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Table 1 EIDs of immediate importance to Australasia

From: Implementing a One Health approach to emerging infectious disease: reflections on the socio-political, ethical and legal dimensions

Hendra virus infection is endemic among at least two species of flying fox in Australia and causes rare, but catastrophic, human infection [85]. Loss of habitat has led to increasingly intense incursions of flying foxes into populated rural and peri-urban areas and promoted the ‘spill-over’ of Hendra virus into horses and then to people [86]. Hundreds of people have been directly exposed to Hendra virus, with seven confirmed human infections and four deaths since 1994. With over one hundred dead horses and persistent risk, the emergence of Hendra has had significant impact on equine and tourist industries in north eastern Australia, diverted major research resources and caused significant distress and controversy in the broader community [31, 87].
Nipah virus, a close relative of Hendra, is endemic in East Asian flying fox populations. In 1999, after a program of deforestation and agricultural development in Eastern Malaysia it spread to pigs then humans and other animals, causing respiratory disease and severe encephalitis [88]. It subsequently was reported in India and Bangladesh. Humans can be infected directly from bats, by ingestion of contaminated food and from other humans. Among 522 confirmed human cases, the overall mortality was greater than 50 % [89]. Nipah control programs devastated Malaysia’s pig industry and caused high unemployment and dislocation of rural populations, at a cost of more than US$1 billion to the national economy [90]. Nipah virus has been identified by WHO as a likely cause of future pandemics.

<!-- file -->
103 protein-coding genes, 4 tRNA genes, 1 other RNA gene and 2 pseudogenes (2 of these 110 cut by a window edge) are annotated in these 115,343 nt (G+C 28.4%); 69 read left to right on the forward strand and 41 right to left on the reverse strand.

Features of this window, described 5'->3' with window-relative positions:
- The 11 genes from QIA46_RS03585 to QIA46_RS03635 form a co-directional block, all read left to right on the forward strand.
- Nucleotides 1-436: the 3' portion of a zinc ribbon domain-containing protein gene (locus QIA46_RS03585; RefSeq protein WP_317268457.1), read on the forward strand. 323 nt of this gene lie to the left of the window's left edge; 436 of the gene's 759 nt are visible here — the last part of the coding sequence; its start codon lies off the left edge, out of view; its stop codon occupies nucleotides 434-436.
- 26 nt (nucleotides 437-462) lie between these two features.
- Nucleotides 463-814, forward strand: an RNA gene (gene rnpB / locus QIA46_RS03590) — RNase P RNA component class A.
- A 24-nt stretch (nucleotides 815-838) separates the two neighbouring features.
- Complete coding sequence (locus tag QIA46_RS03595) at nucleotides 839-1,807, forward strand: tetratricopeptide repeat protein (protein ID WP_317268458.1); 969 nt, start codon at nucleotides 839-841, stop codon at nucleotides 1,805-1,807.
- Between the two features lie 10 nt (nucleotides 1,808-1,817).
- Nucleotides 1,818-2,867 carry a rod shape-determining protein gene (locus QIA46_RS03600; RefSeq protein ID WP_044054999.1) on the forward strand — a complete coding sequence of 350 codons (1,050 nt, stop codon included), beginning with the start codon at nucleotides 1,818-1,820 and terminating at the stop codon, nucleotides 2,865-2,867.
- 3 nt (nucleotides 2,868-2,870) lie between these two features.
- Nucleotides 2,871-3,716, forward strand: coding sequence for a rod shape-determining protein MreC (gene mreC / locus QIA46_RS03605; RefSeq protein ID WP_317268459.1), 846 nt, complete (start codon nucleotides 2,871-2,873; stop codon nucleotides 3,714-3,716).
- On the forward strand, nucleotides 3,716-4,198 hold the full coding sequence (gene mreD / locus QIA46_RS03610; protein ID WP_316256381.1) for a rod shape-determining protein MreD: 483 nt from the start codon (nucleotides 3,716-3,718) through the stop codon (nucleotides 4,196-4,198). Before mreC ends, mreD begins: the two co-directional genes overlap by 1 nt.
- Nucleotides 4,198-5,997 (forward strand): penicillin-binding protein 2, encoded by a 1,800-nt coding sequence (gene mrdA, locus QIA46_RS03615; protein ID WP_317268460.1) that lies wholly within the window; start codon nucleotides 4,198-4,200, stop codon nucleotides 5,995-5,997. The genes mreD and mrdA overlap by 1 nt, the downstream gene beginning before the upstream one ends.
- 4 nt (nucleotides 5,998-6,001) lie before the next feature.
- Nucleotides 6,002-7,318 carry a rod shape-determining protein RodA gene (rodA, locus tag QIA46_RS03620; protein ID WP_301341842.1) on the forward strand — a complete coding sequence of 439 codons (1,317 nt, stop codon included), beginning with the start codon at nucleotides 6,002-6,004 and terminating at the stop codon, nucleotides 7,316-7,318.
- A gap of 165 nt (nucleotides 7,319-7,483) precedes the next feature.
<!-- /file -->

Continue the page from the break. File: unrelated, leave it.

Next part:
Rabies virus infects the central nervous systems of people, wildlife and domestic mammals. The disease is transmitted by bites from infected animals and once it becomes symptomatic, it is virtually always fatal. 55,000 people die and 7.5 million receive post exposure prophylaxis annually, costing $124 billion [91]. Rabies is endemic in much of South East Asia but its range is expanding. Focusing on Australia, the continent is free from Rabies, but the current expansion of the disease in Indonesia [92] is a genuine threat to northern regions. Although likely controllable in domestic dog populations [93], if Rabies were to become endemic amongst wild or feral animals in this setting, current modelling indicates it would be almost impossible to eradicate [94].